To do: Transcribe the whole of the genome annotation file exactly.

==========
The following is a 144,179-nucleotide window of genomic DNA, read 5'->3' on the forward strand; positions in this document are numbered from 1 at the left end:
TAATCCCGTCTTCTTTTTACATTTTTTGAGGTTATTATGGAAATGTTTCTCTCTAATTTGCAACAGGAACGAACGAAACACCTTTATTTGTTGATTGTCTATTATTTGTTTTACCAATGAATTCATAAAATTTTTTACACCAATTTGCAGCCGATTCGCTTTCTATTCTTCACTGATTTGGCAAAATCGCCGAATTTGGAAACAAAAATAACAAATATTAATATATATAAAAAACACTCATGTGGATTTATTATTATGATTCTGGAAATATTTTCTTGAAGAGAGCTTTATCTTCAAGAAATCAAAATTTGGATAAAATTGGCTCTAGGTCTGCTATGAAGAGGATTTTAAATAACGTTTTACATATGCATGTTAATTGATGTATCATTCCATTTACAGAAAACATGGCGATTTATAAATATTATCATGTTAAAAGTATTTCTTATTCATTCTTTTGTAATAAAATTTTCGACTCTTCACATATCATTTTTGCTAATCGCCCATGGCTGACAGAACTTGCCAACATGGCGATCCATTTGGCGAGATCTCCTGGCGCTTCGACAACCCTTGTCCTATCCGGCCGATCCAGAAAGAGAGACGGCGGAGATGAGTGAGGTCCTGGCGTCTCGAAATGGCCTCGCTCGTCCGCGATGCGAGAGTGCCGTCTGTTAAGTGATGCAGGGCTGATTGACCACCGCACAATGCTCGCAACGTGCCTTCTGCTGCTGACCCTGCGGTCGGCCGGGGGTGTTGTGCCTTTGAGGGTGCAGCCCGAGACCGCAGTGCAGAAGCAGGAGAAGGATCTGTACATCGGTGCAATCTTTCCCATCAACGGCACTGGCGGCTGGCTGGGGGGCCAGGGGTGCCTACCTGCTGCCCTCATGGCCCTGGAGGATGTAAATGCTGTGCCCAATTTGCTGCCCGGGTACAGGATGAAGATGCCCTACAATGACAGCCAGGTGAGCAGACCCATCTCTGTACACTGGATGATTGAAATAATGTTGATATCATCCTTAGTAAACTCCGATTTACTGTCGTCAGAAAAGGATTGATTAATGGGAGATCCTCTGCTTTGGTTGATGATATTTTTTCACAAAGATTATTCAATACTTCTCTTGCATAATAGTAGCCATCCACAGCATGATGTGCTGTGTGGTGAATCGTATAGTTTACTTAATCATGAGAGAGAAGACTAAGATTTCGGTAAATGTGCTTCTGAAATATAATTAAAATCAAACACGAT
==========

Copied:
The following is a 144,179-nucleotide window of genomic DNA, read 5'->3' on the forward strand; positions in this document are numbered from 1 at the left end:
TAATCCCGTCTTCTTTTTACATTTTTTGAGGTTATTATGGAAATGTTTCTCTCTAATTTGCAACAGGAACGAACGAAACACCTTTATTTGTTGATTGTCTATTATTTGTTTTACCAATGAATTCATAAAATTTTTTACACCAATTTGCAGCCGATTCGCTTTCTATTCTTCACTGATTTGGCAAAATCGCCGAATTTGGAAACAAAAATAACAAATATTAATATATATAAAAAACACTCATGTGGATTTATTATTATGATTCTGGAAATATTTTCTTGAAGAGAGCTTTATCTTCAAGAAATCAAAATTTGGATAAAATTGGCTCTAGGTCTGCTATGAAGAGGATTTTAAATAACGTTTTACATATGCATGTTAATTGATGTATCATTCCATTTACAGAAAACATGGCGATTTATAAATATTATCATGTTAAAAGTATTTCTTATTCATTCTTTTGTAATAAAATTTTCGACTCTTCACATATCATTTTTGCTAATCGCCCATGGCTGACAGAACTTGCCAACATGGCGATCCATTTGGCGAGATCTCCTGGCGCTTCGACAACCCTTGTCCTATCCGGCCGATCCAGAAAGAGAGACGGCGGAGATGAGTGAGGTCCTGGCGTCTCGAAATGGCCTCGCTCGTCCGCGATGCGAGAGTGCCGTCTGTTAAGTGATGCAGGGCTGATTGACCACCGCACAATGCTCGCAACGTGCCTTCTGCTGCTGACCCTGCGGTCGGCCGGGGGTGTTGTGCCTTTGAGGGTGCAGCCCGAGACCGCAGTGCAGAAGCAGGAGAAGGATCTGTACATCGGTGCAATCTTTCCCATCAACGGCACTGGCGGCTGGCTGGGGGGCCAGGGGTGCCTACCTGCTGCCCTCATGGCCCTGGAGGATGTAAATGCTGTGCCCAATTTGCTGCCCGGGTACAGGATGAAGATGCCCTACAATGACAGCCAGGTGAGCAGACCCATCTCTGTACACTGGATGATTGAAATAATGTTGATATCATCCTTAGTAAACTCCGATTTACTGTCGTCAGAAAAGGATTGATTAATGGGAGATCCTCTGCTTTGGTTGATGATATTTTTTCACAAAGATTATTCAATACTTCTCTTGCATAATAGTAGCCATCCACAGCATGATGTGCTGTGTGGTGAATCGTATAGTTTACTTAATCATGAGAGAGAAGACTAAGATTTCGGTAAATGTGCTTCTGAAATATAATTAAAATCAAACACGAT